The main MuBu object (for multi-buffer) is a multi-track container for sound description and motion capture data. The object imubu is an editor and visualizer of the mubu content. A set of externals for content based real-time interactive audio processing can access to the shared memory of the MuBu container.
MuBu has been initiated by Norbert Schnell in 2008, in order to provide Max with a powerful multi-buffer: a container with multiple synchronized tracks such as audio, sound descriptors, segmentation markers, tags, music scores, and sensors data (see the seminal ICMC article “MUBU & friends”). MuBu was motivated by the need to provide users with generic time-based data structures in Max, with optimised access to shared memory and lock-free real-time signal processing objects that can operate on them. Since its beginning, a powerful editing and visualization tool was also part of the MuBu library, the imubu object developed by Riccardo Borghesi.
This project benefited from the experience gained from several previous projects, such as FTM. Since then, the MuBu library has been expanded by the IRCAM’s ISMM team, constantly adding new functionalities and improving the documentation.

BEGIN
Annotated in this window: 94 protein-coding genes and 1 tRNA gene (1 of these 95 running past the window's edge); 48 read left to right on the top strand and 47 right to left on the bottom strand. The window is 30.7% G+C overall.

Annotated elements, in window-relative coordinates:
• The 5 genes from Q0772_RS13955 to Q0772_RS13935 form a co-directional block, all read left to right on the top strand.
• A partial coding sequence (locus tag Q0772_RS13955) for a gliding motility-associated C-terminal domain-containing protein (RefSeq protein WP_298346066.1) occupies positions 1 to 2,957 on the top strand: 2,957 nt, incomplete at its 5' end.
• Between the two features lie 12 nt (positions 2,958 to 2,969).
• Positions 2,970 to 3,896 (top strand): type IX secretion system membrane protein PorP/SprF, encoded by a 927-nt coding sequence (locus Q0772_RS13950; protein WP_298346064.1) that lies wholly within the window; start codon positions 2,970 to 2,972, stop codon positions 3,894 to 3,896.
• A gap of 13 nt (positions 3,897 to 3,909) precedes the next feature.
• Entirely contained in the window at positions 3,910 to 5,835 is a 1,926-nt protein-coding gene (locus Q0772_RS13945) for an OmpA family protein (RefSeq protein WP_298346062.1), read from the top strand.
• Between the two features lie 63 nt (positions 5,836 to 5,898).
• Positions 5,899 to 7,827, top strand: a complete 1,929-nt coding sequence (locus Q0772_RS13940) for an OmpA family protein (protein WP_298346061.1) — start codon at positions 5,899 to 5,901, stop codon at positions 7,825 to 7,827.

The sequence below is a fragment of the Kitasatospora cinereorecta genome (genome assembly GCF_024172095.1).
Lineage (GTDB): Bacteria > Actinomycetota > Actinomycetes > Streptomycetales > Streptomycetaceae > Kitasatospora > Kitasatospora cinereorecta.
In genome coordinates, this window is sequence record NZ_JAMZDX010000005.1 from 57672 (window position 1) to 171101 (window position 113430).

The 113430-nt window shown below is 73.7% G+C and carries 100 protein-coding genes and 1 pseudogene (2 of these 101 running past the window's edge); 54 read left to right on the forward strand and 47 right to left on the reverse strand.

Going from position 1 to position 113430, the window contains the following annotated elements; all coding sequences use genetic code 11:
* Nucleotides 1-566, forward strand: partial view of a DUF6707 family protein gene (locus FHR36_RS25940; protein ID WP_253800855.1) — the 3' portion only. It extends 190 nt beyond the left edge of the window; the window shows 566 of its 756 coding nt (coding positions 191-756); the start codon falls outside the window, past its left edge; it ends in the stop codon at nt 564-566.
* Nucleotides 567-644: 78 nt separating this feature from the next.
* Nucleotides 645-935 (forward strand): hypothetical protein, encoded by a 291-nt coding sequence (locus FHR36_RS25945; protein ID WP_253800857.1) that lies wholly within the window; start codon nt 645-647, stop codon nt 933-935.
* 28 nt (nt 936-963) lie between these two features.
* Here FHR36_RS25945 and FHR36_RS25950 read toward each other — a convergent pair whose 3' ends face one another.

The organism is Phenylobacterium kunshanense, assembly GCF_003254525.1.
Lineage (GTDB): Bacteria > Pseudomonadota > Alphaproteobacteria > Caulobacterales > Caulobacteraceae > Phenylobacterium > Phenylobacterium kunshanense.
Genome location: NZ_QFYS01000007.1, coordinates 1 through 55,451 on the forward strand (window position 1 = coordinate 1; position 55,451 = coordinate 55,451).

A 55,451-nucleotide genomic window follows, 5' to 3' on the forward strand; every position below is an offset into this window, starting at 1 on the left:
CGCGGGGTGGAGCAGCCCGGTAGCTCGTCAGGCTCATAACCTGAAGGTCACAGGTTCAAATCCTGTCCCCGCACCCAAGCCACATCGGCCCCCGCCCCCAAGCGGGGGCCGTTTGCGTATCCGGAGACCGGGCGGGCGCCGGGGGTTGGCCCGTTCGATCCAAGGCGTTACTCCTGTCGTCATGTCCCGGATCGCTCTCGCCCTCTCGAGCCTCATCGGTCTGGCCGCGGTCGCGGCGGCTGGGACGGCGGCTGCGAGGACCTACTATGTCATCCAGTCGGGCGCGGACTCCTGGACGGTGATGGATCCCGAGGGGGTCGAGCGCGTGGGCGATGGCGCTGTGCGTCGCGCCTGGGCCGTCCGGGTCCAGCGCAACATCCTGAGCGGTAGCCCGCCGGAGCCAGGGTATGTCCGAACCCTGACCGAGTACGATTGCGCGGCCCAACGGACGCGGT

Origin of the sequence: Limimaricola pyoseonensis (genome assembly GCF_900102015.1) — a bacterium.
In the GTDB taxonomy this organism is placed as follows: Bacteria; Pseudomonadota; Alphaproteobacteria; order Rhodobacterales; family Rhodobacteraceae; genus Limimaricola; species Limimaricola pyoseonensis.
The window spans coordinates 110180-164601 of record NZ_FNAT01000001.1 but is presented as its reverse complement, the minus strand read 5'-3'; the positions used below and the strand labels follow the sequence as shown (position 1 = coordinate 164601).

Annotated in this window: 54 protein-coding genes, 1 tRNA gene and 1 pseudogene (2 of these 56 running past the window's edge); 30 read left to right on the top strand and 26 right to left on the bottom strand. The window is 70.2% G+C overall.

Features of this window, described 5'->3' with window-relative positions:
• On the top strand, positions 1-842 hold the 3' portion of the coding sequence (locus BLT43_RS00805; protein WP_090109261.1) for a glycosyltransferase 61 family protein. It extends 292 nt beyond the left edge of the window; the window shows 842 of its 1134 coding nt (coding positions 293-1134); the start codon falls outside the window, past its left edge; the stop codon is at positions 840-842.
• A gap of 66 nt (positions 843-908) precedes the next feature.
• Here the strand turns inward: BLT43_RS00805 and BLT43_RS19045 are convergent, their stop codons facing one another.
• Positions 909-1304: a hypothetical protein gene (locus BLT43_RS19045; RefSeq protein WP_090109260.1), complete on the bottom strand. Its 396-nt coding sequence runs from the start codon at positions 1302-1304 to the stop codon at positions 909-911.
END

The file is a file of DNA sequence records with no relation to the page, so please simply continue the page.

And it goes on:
Beyond the original features made available to the Max environment, MuBu brings new ways of thinking about musical interaction. MuBu is the engine beyond all the patches of the Modular Musical Objects, the winner of the 2011 Guthman Prize. Actually, MuBu is our Max playground where our recent research on movement-sound interaction is implemented. For example, MuBu includes not only the gesture follower (gf) but also XMM, our latest set of interactive machine learning objects by Jules Françoise, which is a powerful series of externals for static or dynamic gesture recognition.
Descriptors-based sound synthesis is also included (granular or concatenative): it is now easy to implement CataRT from Diemo Schwarz and colleagues using just 3 mubu externals.
Real-time or offline data processing is implemented using PiPo (see publication at ISMIR 2017): audio descriptors (mfcc, yin, …), wavelet, filters, etc.